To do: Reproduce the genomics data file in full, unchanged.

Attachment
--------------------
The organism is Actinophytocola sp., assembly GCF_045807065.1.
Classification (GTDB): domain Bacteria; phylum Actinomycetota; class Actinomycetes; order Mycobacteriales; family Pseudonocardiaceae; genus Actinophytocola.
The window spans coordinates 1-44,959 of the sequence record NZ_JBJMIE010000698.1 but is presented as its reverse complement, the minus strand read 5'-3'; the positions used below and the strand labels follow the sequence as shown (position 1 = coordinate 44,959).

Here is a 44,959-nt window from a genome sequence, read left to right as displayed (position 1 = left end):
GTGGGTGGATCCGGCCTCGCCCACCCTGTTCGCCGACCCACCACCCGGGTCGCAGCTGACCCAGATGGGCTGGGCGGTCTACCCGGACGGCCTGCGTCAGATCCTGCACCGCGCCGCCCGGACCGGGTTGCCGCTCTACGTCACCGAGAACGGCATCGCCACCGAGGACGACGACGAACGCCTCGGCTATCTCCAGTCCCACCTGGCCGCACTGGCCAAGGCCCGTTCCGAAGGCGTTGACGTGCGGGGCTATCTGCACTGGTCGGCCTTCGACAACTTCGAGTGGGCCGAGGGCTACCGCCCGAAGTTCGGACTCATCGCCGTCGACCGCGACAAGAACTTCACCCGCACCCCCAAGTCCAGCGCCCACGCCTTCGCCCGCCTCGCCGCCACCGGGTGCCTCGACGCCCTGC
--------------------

The organism is Actinophytocola sp., assembly GCF_045807065.1.
Classification (GTDB): domain Bacteria; phylum Actinomycetota; class Actinomycetes; order Mycobacteriales; family Pseudonocardiaceae; genus Actinophytocola.
The window spans coordinates 1-44,959 of the sequence record NZ_JBJMIE010000698.1 but is presented as its reverse complement, the minus strand read 5'-3'; the positions used below and the strand labels follow the sequence as shown (position 1 = coordinate 44,959).

Here is a 44,959-nt window from a genome sequence, read left to right as displayed (position 1 = left end):
GTGGGTGGATCCGGCCTCGCCCACCCTGTTCGCCGACCCACCACCCGGGTCGCAGCTGACCCAGATGGGCTGGGCGGTCTACCCGGACGGCCTGCGTCAGATCCTGCACCGCGCCGCCCGGACCGGGTTGCCGCTCTACGTCACCGAGAACGGCATCGCCACCGAGGACGACGACGAACGCCTCGGCTATCTCCAGTCCCACCTGGCCGCACTGGCCAAGGCCCGTTCCGAAGGCGTTGACGTGCGGGGCTATCTGCACTGGTCGGCCTTCGACAACTTCGAGTGGGCCGAGGGCTACCGCCCGAAGTTCGGACTCATCGCCGTCGACCGCGACAAGAACTTCACCCGCACCCCCAAGTCCAGCGCCCACGCCTTCGCCCGCCTCGCCGCCACCGGGTGCCTCGACGCCCTGC